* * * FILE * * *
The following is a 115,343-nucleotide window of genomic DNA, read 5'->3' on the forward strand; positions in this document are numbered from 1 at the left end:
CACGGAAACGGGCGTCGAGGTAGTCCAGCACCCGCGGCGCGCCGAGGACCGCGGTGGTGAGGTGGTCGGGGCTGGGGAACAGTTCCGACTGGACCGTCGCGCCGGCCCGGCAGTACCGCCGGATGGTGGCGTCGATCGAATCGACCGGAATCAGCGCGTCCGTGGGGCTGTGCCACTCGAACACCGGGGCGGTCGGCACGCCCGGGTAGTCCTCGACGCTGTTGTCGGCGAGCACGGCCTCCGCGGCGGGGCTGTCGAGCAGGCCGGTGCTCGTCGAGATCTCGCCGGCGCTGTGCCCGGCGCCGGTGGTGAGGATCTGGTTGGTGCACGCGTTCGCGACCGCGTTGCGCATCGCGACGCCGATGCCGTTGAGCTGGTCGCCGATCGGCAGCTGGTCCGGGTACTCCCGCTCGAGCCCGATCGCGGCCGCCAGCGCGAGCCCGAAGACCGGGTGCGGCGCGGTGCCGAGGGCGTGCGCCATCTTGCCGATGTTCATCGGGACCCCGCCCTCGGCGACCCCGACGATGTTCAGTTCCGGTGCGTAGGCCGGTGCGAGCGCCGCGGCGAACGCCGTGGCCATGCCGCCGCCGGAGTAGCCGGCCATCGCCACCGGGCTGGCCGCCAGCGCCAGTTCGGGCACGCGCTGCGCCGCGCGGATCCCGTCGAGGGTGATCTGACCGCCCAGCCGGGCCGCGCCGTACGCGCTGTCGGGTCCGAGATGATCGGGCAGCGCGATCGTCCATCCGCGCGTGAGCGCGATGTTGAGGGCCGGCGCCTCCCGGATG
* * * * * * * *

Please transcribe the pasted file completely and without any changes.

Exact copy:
The following is a 115,343-nucleotide window of genomic DNA, read 5'->3' on the forward strand; positions in this document are numbered from 1 at the left end:
CACGGAAACGGGCGTCGAGGTAGTCCAGCACCCGCGGCGCGCCGAGGACCGCGGTGGTGAGGTGGTCGGGGCTGGGGAACAGTTCCGACTGGACCGTCGCGCCGGCCCGGCAGTACCGCCGGATGGTGGCGTCGATCGAATCGACCGGAATCAGCGCGTCCGTGGGGCTGTGCCACTCGAACACCGGGGCGGTCGGCACGCCCGGGTAGTCCTCGACGCTGTTGTCGGCGAGCACGGCCTCCGCGGCGGGGCTGTCGAGCAGGCCGGTGCTCGTCGAGATCTCGCCGGCGCTGTGCCCGGCGCCGGTGGTGAGGATCTGGTTGGTGCACGCGTTCGCGACCGCGTTGCGCATCGCGACGCCGATGCCGTTGAGCTGGTCGCCGATCGGCAGCTGGTCCGGGTACTCCCGCTCGAGCCCGATCGCGGCCGCCAGCGCGAGCCCGAAGACCGGGTGCGGCGCGGTGCCGAGGGCGTGCGCCATCTTGCCGATGTTCATCGGGACCCCGCCCTCGGCGACCCCGACGATGTTCAGTTCCGGTGCGTAGGCCGGTGCGAGCGCCGCGGCGAACGCCGTGGCCATGCCGCCGCCGGAGTAGCCGGCCATCGCCACCGGGCTGGCCGCCAGCGCCAGTTCGGGCACGCGCTGCGCCGCGCGGATCCCGTCGAGGGTGATCTGACCGCCCAGCCGGGCCGCGCCGTACGCGCTGTCGGGTCCGAGATGATCGGGCAGCGCGATCGTCCATCCGCGCGTGAGCGCGATGTTGAGGGCCGGCGCCTCCCGGATG